Illinois may not require industrial staffing firms to provide temporary workers with benefits equal to directly employed workers at this time, a federal judge ruled on March 11. The prohibition will last at least until the end of a court fight, which will decide whether such a regulation is legal.

The equal benefits requirement is part of a series of new regulations on industrial staffing providers approved by the Illinois General Assembly in 2023 when it updated the Illinois Day and Temporary Labor Services Act.

One new regulation called for temporary employees to receive equal pay and equivalent benefits to those of directly hired employees after working at a client site for 90 days in a 12-month period. Alternatively, a staffing firm could opt to provide the hourly cash equivalent of the actual cost of benefits.

While the regulation was set to take effect April 1, a lawsuit was filed against that provision and two others in November 2023. Plaintiffs are the American Staffing Association, the Staffing Services Association of Illinois and three staffing firms.

In allowing for the hold on the equal benefits provision, US District Judge Thomas Durkin wrote that plaintiffs “demonstrated more than a mere possibility of irreparable harm.”

Durkin continued, “Plaintiffs will be forced to incur the expense and burden of determining the relevant values of benefits and creating, selecting, modifying or supplementing existing ERISA plans or paying the difference. Plaintiffs anticipate having to develop new administrative systems and processes and augment their human resources staff to accomplish these tasks, the costs of which at least one agency cannot absorb.”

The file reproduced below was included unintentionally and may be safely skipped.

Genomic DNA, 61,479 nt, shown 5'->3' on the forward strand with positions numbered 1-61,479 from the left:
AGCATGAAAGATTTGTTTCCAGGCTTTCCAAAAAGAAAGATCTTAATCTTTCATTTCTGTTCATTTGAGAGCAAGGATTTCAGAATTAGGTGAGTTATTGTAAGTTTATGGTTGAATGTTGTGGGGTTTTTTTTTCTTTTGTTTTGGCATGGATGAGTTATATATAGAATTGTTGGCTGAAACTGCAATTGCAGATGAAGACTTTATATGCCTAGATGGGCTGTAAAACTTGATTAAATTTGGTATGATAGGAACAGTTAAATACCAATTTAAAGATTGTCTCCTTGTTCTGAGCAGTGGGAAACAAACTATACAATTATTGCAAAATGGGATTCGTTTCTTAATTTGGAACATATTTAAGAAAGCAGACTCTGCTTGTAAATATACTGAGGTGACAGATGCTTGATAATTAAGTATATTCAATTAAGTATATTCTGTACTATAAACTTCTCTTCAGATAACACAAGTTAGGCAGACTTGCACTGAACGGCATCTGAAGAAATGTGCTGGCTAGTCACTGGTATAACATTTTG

Staffing firms have already had business losses because of the regulation, according to a filing in the case. One staffing firm’s revenue is down 8% compared to the same period last year and five clients have stopped using the firm entirely, accounting for 100 workers. In addition, three clients have transitioned to full-time employees or restricted assignments to less than 90 days.

“The clients explained that they were ending temporary assignments because they did not want to share sensitive information with the agencies, as required by the law,” according to the filing.

Two other changes to the Day and Temporary Labor Services Act are being challenged in this case as well. One requires that temporary workers receive written notice when being assigned to a location where a “strike, lockout or other labor trouble exists.” Firms would also have to allow workers to decline such assignments and opt for other assignments. The other change gave right of legal action to interested third parties.

The staffing industry’s lawsuit does not challenge the equal wages requirement.